Greenland Police Chief Michael Maloney. Photo: GPD website
A small-town New Hampshire police chief was fatally shot and four other officers were wounded during a narcotics raid late Thursday.
Greenland (N.H.) Police Chief Michael Maloney was eight days from retirement when he was gunned down during the raid targeting Cullen Mutrie, 29, at a Post Road home. Mutrie and a female acquaintance were later found dead in the home, reports the Boston Globe.
Mutrie was a wannabe firefighter who faced nine steroid-related felonies in 2011 and had been arrested for domestic assault in 2010. He also pleaded guilty to two misdemeanor assault charged in 2007 for punching a man in the face, reports Seacoast Online.
Injured in the shootings were Detective Gregory Turner of the Dover Police Department, Officer Eric Kulberg of the University of New Hampshire Police Department, Officer Scott Kukesh of the Newmarket Police Department, and Officer Jeremiah Murphy of the Rochester Police Department. Officers Kukesh and Murphy remain in critical condition.
Chief Maloney, 48, had served as Greenland's chief since May of 2000. He had 26 years of law enforcement experience. An autopsy revealed the chief was shot in the head.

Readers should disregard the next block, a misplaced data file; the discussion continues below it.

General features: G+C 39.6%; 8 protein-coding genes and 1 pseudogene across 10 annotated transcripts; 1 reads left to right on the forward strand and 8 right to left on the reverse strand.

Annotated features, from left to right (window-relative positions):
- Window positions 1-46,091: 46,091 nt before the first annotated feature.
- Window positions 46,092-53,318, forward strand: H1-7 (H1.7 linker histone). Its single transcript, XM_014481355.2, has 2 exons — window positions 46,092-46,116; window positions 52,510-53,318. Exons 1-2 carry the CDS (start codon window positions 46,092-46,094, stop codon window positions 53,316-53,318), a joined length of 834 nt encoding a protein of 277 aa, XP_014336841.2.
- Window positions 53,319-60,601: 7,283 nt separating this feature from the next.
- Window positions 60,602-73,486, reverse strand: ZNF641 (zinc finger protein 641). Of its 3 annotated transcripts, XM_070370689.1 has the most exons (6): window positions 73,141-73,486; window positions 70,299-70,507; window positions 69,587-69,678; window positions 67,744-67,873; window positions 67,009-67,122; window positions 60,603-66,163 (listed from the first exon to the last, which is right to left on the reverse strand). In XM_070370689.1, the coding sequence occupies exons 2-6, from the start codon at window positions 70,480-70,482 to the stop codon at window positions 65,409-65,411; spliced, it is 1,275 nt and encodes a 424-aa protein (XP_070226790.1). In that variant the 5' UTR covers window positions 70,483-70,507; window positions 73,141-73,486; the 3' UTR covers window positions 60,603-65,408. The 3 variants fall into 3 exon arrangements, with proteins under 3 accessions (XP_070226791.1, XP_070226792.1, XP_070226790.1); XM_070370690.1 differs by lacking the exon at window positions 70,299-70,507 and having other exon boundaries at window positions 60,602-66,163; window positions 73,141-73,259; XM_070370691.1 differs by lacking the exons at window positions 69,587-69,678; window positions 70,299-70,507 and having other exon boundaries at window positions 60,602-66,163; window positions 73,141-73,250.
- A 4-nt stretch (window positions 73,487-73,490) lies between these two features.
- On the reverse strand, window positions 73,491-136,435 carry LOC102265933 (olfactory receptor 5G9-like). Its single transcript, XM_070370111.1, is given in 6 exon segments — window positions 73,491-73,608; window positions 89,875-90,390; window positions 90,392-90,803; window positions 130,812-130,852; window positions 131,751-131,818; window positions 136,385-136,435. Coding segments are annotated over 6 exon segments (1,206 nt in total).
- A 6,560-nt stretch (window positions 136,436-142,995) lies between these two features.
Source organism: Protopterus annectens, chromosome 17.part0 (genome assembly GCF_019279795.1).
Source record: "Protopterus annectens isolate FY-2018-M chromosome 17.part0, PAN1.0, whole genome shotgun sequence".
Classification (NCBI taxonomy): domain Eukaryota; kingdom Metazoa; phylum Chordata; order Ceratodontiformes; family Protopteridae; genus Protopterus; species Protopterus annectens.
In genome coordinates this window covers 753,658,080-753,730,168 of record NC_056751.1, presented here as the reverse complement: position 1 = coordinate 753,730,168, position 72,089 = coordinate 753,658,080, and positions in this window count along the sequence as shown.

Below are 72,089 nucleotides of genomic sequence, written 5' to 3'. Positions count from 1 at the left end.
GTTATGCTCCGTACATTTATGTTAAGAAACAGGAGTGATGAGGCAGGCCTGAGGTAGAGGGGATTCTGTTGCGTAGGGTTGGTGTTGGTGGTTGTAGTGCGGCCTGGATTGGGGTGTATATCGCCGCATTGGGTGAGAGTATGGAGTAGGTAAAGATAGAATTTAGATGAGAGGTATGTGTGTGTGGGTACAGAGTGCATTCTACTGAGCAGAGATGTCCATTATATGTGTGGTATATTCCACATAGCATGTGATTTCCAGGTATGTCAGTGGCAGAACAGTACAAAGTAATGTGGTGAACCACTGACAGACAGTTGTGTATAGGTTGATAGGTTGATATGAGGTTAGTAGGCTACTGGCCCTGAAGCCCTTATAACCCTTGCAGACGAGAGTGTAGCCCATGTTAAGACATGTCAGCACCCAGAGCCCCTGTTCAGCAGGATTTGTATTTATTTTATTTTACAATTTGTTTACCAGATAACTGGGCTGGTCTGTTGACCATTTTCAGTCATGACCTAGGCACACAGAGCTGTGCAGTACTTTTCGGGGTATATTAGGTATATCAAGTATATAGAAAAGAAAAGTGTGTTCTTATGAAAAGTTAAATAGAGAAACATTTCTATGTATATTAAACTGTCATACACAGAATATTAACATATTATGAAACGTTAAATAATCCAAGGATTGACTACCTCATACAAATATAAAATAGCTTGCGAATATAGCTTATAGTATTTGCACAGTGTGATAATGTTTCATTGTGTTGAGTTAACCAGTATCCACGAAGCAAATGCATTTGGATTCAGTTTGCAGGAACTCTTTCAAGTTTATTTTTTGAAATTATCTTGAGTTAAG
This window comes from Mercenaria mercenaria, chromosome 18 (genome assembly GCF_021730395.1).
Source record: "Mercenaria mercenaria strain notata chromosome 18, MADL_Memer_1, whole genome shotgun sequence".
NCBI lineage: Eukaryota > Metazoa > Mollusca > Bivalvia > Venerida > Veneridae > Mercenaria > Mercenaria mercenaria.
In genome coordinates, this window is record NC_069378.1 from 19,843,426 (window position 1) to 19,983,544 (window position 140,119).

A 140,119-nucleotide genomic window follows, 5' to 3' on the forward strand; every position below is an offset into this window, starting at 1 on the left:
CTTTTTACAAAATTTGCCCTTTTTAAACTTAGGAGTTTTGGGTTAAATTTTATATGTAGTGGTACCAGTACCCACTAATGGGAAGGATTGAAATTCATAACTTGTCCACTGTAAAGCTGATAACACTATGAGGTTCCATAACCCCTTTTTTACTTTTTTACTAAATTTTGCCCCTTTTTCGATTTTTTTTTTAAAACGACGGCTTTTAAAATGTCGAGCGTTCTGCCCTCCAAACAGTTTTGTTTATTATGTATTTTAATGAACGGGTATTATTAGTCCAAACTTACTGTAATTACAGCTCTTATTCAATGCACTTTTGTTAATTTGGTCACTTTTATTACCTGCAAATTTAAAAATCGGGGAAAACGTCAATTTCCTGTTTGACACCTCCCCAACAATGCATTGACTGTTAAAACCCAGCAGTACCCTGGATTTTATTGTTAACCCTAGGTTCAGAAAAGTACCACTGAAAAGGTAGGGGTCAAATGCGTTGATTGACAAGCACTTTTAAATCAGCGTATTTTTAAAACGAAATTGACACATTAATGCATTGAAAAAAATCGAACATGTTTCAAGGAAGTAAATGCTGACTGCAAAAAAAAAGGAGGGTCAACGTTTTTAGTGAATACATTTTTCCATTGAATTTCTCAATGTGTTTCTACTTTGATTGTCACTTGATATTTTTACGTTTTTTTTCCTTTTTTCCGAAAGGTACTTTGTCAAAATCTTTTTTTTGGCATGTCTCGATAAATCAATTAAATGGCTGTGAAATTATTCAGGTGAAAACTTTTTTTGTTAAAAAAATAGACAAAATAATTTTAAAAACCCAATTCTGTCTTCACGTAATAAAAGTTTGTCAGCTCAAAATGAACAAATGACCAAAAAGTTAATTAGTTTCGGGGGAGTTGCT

Late Thursday, Tara Laurent was sworn in as the Greenland PD's new chief. Laurent was a detective with the Newmarket PD. Chief Laurent will oversee six full-time and three part-time officers in a jurisdiction of 3,500 residents.
The agency is, according to the International Association of Police Chiefs, "the face of American policing" because 89% of the nation's law enforcement agencies serve populations of 25,000 and fewer, while 74% serve 10,000 and fewer.
"I am not only saddened but also angry that these types of incidents continue to occur with such alarming frequency," said Walter McNeil, IACP president, in a statement. "Last year 72 officers were feloniously killed—that means that 72 officers were killed in cold blood by brazen criminals who showed no hesitation in attacking law enforcement officers. This trend has to stop."
In New Hampshire's rural setting, small departments often rely on mutual aid from surrounding departments for task-force operations. This approach to resource sharing is not unusual in the state of 1.3 million residents, said Jeff Strelzin, the chief of the homicide unit in the Attorney General's office.
"Generally speaking, there's a high level of cooperation in New Hampshire law enforcement," Strelzin told POLICE Magazine.
While urban chiefs can rely on other command staff members, chiefs of departments with up to 40 sworn officers must at times become involved in enforcement operations, said Ephrata (Pa.) Police Chief William Harvey.
"The smaller the agency, the more a chief has to work," said Harvey, who also writes PoliceMag's Recruit blog. "You may be the senior person, the one with the most insights, the one with the most knowledge of how to handle operations like this."
By Paul Clinton